From a delivery perspective, the flexibility to progress much-needed housing in NSIP schemes seems to be ‘a good thing’ - although the vast majority of housing will not quality for the DCO ‘treatment’, and will continue to be determined via conventional planning applications (and appeals). Regardless, removing onshore wind from the DCO regime with one hand, but introducing elements of ’related’ housing with the other, appears to be a contradiction.Any NIMBYist outcry against housing delivered in this way, should it materialise, will pit the resilience of an expanded DCO regime against the traditional interpretation of localism. Localism seems to have won the day with onshore wind…will housing fare better?
As much as Donald Trump would like to deny it, climate change is a real problem, caused by the increased levels of carbon dioxide in the atmosphere thanks to our extensive use of fossil fuels, deforestation and our intensive farming methods. These are the key factors causing the greenhouse effect which traps heat, warming the earth up and causing new weather patterns which are affecting animal and human habitats (www.wwf.org.uk). We know that this is having a detrimental effect on a myriad of animal species and even humans but what effects will our warmer, wetter planet have on our cultural heritage?I would like to be able to tell you that these effects are still a few years away and we have time to prepare, but I would be lying. You will have seen the chaos caused by storms in the UK over Christmas and the New Year: in short, climate change is already affecting our historic places.Strong winds during Storm Frank were responsible for the collapse of the north jetty of Birnbeck Pier in Weston-super-Mare. The Grade II* listed pier is the only one in Britain which leads to an island. Built in 1867, it was closed in 1994 and has been deteriorating ever since. Although it was not unexpected, its sorry state should not be taken as evidence that it was bound to collapse anyway. Hurricane force winds of 120mph battered the coastal town leaving many without power.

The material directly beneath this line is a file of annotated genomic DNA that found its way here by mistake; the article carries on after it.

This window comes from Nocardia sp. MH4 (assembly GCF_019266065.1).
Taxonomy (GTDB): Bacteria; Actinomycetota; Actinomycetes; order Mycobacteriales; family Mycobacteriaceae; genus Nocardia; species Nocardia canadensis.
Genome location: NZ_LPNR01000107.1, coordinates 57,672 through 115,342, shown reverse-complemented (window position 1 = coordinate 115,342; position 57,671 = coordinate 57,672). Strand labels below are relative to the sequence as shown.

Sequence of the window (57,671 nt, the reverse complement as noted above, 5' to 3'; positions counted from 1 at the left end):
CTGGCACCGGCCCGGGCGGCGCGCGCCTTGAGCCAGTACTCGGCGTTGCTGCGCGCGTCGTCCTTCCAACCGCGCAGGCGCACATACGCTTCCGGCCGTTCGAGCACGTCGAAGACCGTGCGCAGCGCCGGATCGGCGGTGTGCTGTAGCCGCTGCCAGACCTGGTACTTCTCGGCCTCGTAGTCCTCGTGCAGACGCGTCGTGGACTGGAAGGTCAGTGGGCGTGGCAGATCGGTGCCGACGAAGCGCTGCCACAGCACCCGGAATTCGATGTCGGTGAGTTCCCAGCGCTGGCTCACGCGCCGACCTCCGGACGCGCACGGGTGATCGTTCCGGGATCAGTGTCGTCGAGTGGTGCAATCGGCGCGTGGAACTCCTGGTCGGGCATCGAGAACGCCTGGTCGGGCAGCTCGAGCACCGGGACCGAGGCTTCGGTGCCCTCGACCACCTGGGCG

Portion of the collapsed pier (Timmy Curtis, BBC, 2015)
Heavy rain in Scotland led the wall of Category B listed Poosie Nansies pub in Mauchline, Ayrshire to collapse. Listed both for its architectural interest and its associations with Robert Burns, it took 25 firefighters to stop the rest of the building from disintegrating.
The collapsed wall of the Poosie Nansies pub in Mauchline (Alister Firth, Ayrshire Post, 2015)